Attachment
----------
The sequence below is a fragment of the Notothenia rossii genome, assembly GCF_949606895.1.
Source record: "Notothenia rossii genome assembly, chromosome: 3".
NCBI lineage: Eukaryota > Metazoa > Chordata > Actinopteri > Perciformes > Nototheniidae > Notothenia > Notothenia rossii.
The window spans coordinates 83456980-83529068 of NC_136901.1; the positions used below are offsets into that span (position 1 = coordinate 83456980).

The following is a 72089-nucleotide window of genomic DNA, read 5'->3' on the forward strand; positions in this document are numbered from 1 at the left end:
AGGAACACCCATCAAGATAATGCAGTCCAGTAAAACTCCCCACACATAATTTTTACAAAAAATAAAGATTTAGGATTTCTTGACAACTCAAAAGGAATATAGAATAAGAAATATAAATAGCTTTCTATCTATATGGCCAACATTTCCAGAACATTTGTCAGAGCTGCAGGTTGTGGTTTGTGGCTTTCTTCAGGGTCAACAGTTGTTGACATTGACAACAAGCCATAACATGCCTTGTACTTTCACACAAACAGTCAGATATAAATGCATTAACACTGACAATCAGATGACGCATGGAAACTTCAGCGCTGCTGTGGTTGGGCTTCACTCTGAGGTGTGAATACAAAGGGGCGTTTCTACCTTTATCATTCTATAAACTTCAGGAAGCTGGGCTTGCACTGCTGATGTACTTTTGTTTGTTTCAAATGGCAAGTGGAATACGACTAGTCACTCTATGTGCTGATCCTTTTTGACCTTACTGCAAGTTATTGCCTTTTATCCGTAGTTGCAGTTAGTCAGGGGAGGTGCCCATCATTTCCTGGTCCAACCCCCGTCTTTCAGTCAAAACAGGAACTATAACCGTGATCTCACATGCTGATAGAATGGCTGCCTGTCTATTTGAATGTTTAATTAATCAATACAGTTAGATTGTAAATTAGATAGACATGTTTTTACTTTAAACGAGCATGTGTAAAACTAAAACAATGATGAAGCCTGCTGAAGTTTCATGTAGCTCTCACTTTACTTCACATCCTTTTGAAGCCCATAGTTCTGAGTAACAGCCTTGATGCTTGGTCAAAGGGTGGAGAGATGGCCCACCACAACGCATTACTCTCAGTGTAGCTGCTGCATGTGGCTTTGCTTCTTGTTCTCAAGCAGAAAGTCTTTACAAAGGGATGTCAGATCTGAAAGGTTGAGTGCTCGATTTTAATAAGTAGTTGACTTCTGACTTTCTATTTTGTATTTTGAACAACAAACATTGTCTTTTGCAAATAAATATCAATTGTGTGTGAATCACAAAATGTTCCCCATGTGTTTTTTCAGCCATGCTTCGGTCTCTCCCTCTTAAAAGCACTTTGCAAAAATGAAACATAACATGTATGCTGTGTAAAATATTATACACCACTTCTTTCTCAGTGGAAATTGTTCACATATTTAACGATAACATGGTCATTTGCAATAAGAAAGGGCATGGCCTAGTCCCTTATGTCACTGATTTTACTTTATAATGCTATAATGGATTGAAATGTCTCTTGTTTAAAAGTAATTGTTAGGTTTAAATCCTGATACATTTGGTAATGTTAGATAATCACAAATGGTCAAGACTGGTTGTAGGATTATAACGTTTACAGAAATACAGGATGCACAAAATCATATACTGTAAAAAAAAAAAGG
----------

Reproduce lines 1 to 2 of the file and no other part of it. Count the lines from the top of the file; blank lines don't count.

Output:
The sequence below is a fragment of the Notothenia rossii genome, assembly GCF_949606895.1.
Source record: "Notothenia rossii genome assembly, chromosome: 3".